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On the same day that it agreed to spend $16.6 billion for


(PFE) - Get Pfizer Inc. Report

nonprescription drugs and consumer products,

Johnson & Johnson

(JNJ) - Get Johnson & Johnson Report

made a more modest investment to develop experimental prescription treatments for diabetes and obesity.

The deal with privately held Metabolex of Hayward, Calif., was overshadowed by

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the Pfizer transaction, but it serves as another example of how big drug companies look outside their laboratories for potential prescription products.

Although prescription drugs account for the biggest portion of J&J's sales, Wall Street has become worried about future growth for a division that contributed 44% of corporate revenue last year.

"The biggest risks to our overweight rating relates to competition for key branded pharmaceuticals and/or meaningful delay to important pipeline projects," says Michael Weinstein of JP Morgan in a research report. He doesn't own shares, but his firm has had a recent investment-banking relationship.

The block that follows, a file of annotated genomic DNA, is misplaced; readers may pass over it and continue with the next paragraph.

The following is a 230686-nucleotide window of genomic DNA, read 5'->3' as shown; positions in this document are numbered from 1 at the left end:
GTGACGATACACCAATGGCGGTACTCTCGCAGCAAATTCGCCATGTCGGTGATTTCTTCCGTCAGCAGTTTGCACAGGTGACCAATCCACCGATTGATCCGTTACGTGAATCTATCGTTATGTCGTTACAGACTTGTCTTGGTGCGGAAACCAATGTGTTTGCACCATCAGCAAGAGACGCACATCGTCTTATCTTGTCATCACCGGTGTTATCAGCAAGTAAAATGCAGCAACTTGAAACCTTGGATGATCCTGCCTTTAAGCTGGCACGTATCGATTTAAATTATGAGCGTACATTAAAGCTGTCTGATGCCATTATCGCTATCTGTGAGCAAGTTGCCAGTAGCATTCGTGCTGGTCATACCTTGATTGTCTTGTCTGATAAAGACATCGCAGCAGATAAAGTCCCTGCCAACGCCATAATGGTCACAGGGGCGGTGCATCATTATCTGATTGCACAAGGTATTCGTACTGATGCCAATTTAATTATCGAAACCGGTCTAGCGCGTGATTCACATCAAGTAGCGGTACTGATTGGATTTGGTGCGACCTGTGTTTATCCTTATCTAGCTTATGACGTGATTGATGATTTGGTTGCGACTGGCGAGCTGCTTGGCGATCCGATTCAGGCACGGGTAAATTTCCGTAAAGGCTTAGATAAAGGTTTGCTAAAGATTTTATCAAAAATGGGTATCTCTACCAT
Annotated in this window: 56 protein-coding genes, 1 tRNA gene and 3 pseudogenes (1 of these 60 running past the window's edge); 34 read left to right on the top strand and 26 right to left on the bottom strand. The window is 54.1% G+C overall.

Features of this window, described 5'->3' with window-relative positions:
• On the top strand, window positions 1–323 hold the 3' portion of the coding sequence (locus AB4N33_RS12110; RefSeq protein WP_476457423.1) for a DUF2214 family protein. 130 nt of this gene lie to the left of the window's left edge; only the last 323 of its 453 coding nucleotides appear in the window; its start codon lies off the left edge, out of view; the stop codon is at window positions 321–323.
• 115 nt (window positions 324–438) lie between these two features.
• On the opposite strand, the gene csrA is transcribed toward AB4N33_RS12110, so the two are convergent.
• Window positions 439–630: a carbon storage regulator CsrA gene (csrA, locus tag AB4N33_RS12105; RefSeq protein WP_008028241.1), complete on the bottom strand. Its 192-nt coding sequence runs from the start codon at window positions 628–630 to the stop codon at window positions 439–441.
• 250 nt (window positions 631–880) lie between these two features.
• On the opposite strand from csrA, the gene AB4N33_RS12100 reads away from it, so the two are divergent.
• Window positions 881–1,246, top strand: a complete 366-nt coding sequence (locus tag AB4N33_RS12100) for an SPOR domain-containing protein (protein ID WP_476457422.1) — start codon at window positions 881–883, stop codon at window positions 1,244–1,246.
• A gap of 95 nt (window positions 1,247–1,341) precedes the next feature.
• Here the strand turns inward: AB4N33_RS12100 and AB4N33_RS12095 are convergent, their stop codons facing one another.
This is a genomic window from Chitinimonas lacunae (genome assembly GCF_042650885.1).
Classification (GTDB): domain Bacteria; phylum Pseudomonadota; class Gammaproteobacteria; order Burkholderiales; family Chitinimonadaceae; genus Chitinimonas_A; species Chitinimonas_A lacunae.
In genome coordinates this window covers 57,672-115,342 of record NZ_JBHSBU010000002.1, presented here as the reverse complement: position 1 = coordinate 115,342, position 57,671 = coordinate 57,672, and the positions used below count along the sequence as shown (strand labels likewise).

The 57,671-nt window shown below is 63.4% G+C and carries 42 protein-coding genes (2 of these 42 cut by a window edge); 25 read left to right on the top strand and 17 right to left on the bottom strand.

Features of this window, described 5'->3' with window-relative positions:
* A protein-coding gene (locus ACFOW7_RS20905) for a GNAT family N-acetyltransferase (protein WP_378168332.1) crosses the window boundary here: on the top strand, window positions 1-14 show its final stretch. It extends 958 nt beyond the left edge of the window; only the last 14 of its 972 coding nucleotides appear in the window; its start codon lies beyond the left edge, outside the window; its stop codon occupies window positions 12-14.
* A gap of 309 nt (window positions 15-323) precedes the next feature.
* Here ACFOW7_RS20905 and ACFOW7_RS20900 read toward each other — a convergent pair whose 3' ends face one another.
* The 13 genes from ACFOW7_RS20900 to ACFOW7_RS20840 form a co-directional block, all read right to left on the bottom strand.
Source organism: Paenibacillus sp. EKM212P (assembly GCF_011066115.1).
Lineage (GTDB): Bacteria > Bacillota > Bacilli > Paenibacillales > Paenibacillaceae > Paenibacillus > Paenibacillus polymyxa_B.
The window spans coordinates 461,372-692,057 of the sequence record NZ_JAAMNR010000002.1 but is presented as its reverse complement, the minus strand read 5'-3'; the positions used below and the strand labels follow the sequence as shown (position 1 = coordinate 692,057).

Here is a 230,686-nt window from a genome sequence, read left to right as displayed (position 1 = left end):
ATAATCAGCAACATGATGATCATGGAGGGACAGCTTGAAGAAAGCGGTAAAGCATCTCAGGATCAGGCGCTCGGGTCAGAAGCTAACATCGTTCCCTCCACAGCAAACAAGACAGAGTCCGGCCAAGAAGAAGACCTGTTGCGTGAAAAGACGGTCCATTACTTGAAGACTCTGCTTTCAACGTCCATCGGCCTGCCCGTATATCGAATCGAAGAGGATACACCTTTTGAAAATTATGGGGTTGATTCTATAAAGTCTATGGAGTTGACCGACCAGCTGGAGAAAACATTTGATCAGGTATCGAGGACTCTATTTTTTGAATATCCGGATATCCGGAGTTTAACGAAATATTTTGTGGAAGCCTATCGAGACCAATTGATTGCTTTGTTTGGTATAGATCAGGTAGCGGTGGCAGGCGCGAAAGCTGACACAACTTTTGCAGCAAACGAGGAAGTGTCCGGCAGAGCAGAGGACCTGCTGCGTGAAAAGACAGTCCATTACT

The agreement with Metabolex calls for J&J to pay $40 million up front in equity and convertible financing, plus as much as an extra $508 million depending on certain research and sales goals.

The companies will collaborate on two Metabolex products now in clinical trials, as well as unnamed products for which J&J gets an exclusive worldwide license.

Metabolex is trying to develop drugs that enable the body to better process insulin and reduce the side effects, such as weight gain and fluid build-up, that characterize existing drugs. In addition, Metabolex will get an exclusive license to a J&J diabetes drug, which has completed early-stage clinical testing, and an experimental J&J obesity drug.

The J&J agreement "provides us with financial resources and clinical development and commercial expertise, while allowing us to lead clinical development of our two lead product candidates," said Harold E. Van Wart, president and CEO of Metabolex, in a prepared statement.

"Metabolex's expertise and portfolio of potential high-value product candidates for metabolic diseases make it an ideal fit for our strategy of collaborating with best-in-class companies," said Dr. Garry Neil group president for J&J's pharmaceutical research and development.